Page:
andrewgeorgeson
3rd March 2015

Hopping for hopscotch

Despite having a terrible injury whilst playing for univarsity, Alice Smith is determined to raise money for Ugandan playgrounds
Hopping for hopscotch

Alice Smith isn’t the archetypal student. Whereas most of us made a News Year’s resolution of going to the gym or eating healthier before giving it up by February, she had different ideas.

Unfortunately for Alice, who was a contestant on Junior Apprentice, she suffered a shatter dislocation to her ankle, total tibia fracture and several partial fractures to her fibula, in only her second match for the Women’s Rugby team in December. This resulted in spending New Year in a wheelchair, and an operation which resulted in 35 pins being insered in her ankle. Yet when I met up with her last week, now walking about on crutches, she seemed unfazed by her injury, and more determined than ever to raise money for her Uganda trip that she is going on in June with charity ‘East African Playgrounds.

Mancunion: So, when you were in hospital had you already signed up for the trip to Uganda?

Alice: ‘I had already signed up for the trip before my injury. However, I was in hospital for 11 days, during which the staff were very ambiguous about what they were going to do. At one point, they told me had I been 16 that they would have amputated my ankle. My ankle was also too swollen to operate on for some time.

Another problem was that I was in Liverpool as that’s where the injury took place, so my parents drove up from Leicester everyday whilst the doctors were deciding what to do. However, I was determined to sit my exams in January still so I didn’t have to re-sit my exams in the summer and miss the trip.

M: Can you tell me a little bit about the charity and when you came up with the idea of the run?

A: It was when I was doing a blog for the Endometriosis UK, a charity I am also a Trustee for, when it hit me that the rug can be pulled from under your feet at any time, and you need a contingency for when things go wrong. I became focused on finding a way to turn this experience into a positive, and that’s why I thought of doing this run.
The charity itself is located near to where I live. Unlike other charities which are still intent on making money, the money for his project goes straight into building the playgrounds. It’s a far more effective use of time and resources and done for proper reasons.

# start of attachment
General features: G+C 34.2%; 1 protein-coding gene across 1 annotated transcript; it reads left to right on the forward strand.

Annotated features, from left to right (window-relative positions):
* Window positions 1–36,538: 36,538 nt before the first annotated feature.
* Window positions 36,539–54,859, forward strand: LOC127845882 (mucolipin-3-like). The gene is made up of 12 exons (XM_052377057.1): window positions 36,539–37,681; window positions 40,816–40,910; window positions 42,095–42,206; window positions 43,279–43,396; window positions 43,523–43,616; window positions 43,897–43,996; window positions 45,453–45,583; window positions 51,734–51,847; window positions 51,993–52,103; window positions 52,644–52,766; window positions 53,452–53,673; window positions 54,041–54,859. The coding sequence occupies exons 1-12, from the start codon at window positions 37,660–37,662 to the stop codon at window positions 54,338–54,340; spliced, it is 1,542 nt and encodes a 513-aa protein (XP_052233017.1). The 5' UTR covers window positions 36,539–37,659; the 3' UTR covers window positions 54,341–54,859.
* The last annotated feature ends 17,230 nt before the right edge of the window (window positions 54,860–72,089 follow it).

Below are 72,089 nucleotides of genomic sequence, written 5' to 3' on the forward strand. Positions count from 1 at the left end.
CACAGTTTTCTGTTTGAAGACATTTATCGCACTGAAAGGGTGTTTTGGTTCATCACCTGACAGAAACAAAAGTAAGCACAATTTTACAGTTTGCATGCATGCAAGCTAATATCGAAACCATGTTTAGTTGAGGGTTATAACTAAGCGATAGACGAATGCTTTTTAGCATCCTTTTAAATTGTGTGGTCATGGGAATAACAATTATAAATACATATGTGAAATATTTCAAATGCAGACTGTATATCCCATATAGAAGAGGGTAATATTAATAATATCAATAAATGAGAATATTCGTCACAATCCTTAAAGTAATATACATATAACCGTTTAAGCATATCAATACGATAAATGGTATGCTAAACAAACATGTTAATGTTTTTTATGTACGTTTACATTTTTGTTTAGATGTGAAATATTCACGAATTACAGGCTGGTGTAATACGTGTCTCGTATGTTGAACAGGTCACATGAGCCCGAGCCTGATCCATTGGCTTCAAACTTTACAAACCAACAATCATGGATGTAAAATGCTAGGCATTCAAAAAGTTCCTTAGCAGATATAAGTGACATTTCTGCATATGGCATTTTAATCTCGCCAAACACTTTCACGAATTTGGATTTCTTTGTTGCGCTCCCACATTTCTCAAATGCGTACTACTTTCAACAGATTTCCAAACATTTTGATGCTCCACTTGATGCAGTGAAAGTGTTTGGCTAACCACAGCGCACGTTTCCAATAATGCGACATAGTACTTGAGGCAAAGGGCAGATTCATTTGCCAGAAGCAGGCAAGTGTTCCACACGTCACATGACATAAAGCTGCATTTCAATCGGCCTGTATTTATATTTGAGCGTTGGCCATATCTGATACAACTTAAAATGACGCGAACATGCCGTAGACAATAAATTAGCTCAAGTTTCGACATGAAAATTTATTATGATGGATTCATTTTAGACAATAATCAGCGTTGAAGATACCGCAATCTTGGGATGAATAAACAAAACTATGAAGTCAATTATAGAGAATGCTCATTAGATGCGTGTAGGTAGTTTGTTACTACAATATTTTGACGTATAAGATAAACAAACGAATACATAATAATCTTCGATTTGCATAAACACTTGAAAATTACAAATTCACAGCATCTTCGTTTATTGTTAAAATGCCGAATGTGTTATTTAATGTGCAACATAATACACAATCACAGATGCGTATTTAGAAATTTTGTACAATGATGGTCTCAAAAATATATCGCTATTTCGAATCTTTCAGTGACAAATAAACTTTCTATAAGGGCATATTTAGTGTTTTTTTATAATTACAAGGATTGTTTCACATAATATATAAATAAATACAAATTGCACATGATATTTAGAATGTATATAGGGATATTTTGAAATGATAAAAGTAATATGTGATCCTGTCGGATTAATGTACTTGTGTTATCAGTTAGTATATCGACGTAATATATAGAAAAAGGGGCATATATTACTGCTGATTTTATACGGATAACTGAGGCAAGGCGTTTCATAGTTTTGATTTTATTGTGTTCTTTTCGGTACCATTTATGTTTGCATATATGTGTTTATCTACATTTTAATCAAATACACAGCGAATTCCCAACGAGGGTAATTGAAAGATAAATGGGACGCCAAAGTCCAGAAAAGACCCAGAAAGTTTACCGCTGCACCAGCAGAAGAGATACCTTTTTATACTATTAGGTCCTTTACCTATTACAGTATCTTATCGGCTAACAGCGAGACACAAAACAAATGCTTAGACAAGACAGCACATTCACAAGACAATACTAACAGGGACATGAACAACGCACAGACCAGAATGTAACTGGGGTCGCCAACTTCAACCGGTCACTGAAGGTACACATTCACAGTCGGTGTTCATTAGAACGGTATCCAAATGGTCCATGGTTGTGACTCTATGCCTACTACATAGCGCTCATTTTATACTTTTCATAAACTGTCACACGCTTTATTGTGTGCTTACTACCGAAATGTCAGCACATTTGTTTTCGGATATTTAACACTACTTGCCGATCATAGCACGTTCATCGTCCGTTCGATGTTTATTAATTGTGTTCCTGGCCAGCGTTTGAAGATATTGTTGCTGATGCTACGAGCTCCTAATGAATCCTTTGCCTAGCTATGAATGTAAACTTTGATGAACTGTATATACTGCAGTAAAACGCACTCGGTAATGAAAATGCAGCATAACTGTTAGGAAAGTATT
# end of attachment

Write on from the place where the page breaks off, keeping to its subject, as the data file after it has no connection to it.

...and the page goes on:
The only reservation I have about going is that I’m worried I won’t be able to do the physical work. I’ll probably have to be a bit sensible, which isn’t going to be easy as I like pushing myself. But the whole point of charity is that it is meant to be hard, and that it costs something to you, as someone who is the position of being able to give.

M: I have to ask what your time on the Junior Apprentice was like?

A: At first, I applied because I never thought that I would get in, but one thing left to another and it snowballed a little bit. That being said, it’s a lot worse than it looks on the television, it’s really intense and you can’t be alone at any time… not even to go to the toilet. It wasn’t exactly a nice experience to be in, but I can be appreciative of I now as it’s probably been one of the most important things I’ve done, it certainly has opened a lot of doors and people read my emails now.

M: What would you say to anyone who wants to get involved in charity who feels like they can’t because of physical injuries or other problems?

A: I would say do things that are important to you. It doesn’t have to be big or dramatic. A massive thing that I achieved was giving blood just before my 19th birthday, whereas for others that is just seen as an everyday thing. Giving blood is as important as going to Uganda, or writing a blog. Once you achieve your goal, you’ll continue setting more, it’s infectious.

M: Finally, to my knowledge, Stockport is quite hilly. Have you visited the couse?

A: It is quite hilly… I really will be the last person, but I will have my bucket with me as well! I’m still looking forward to it though, hopefully people will ask about the charity and I can get the word out about it!

As well as raising money for ‘East African Playgrounds’, Alice is also a trustee for ‘Endometriosis UK’. Her run will take place on the 1st of March in Stockport, and you can donate to her efforts via her Virgin moneygiving page:
http://uk.virginmoneygiving.com/AliceSmithUgandaBound


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